THIS.A bold visionary, possibly Scott Adams or Steve Cutts, once observed that office cubicles look a lot like a maze, if you arrange them into a maze and forget that in a maze you have to walk around, not just sit in a chair and browse Facebook all day. Since reading this brilliant insight, I've woken to the fact that my white-collar job is an Orwellian, Kafkaesque, Thom Yorkian nightmare.
My coworkers don't understand. They haven't seen subversive underground films like Brazil, or that scene in Ernest Goes to Jail where Ernest gets magnetized and chased by a filing cabinet. They haven't read obscure novels like Microserfs and JPod. Neither have I, actually, but those books' covers speak volumes.
Here we have an office worker made out of Legos. Seems innocuous enough, until you realize that one, the Lego man is missing an eye and two, there's a giant bulge in his pants pocket for some reason. Did his eye fall out because the evil cat from Dilbert forced him to stare at a PowerPoint slide for too long, so now he has to keep it in his pocket? Did the cat also peel off some of his skin to make the stripes on his tie? These are just two of the questions I might have been able to answer if I'd read the book. But why read a 300-page novel when I can just watch Office Space again?
This cover also features people made of Legos, except now their legs have fused together and they're sitting in invisible chairs. Also, the guy with the cowboy hat might not be wearing a shirt. Clearly a reference to "casual Fridays" and other pathetic attempts to make office workers feel like individuals when they're really just plastic figurines in an isometric Lego RPG.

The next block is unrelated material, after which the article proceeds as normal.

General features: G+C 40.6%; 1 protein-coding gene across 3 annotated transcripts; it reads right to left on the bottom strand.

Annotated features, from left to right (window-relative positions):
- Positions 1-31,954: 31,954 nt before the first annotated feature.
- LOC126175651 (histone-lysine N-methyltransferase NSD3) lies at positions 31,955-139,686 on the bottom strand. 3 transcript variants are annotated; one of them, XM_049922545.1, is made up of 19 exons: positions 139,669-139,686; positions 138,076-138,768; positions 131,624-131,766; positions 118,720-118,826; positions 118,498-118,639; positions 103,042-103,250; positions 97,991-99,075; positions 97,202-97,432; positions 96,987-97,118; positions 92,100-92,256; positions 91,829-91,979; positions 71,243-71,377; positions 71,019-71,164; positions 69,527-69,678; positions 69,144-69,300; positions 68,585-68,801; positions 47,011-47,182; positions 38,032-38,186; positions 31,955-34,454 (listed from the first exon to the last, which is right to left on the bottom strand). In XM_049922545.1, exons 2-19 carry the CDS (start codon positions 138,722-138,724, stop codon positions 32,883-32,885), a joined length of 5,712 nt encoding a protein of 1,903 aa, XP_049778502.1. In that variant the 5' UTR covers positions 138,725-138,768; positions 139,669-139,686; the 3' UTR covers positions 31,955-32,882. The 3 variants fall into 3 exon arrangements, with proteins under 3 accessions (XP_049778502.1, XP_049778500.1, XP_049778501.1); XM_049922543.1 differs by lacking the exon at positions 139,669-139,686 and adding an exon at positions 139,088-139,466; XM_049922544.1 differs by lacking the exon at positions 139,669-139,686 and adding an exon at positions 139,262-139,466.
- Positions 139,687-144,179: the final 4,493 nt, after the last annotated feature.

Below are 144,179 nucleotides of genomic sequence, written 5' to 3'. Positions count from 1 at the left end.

Oh, I should probably mention that these images aren't work safe, unless your job is BLOWING PEOPLE'S MINDS.Sometimes, while walking to the "break room," I think about these harrowing images and apprehend the capitalist nightmare that is modern life. Then I forget the capitalist part, since the fact that I make $52,000 a year and just bought a brand new HD tv would make me complicit in that idea. My job is just an absurd hellscape. No one is to blame, really, except maybe my boss and my coworker Clyde, who complains when I blast Radiohead's third through sixth albums all day. (Sorry, Clyde, did that song where a scary computer voice compares businessmen to cats and then pigs strike a nerve?) It's like that play, Waiting for Gordo, where those two guys are waiting for a man named Gordo (spoiler: he NEVER comes), except those two guys are me, and Gordo is a youtube video I'm waiting to watch while making several times the average wage in most developing nations.
I have to stop typing this for a minute. My boss is coming. Probably to ask me how my weekend went or invite me out for drinks after work. God, I don't know how much more of this I can take.
Okay, he's gone. Anyway, there are times when I feel like I shouldn't complain. After all, I make enough money to live comfortably doing a job that requires little physical labor and less mental energy than most video games. But then I think of transgressive art like American Psycho and that level in Earthworm Jim where the bad guys are lawyers and realize that adult middle-class life is an intolerable purgatory. I'm the guy endlessly pushing a boulder up a mountain, one computer crash, paper jam or other minor inconvenience at a time, doomed to repeat this awful, Kafkaesque nightmare until the day I die.
Full Disclosure: I haven't actually read Kafka either. He wrote Fight Club, right?
The Remains of Bidet (James Ivory, 1993)
We might find we have more in common than we think if we just stop fighting long enough to combine our bodies into a singular organism.
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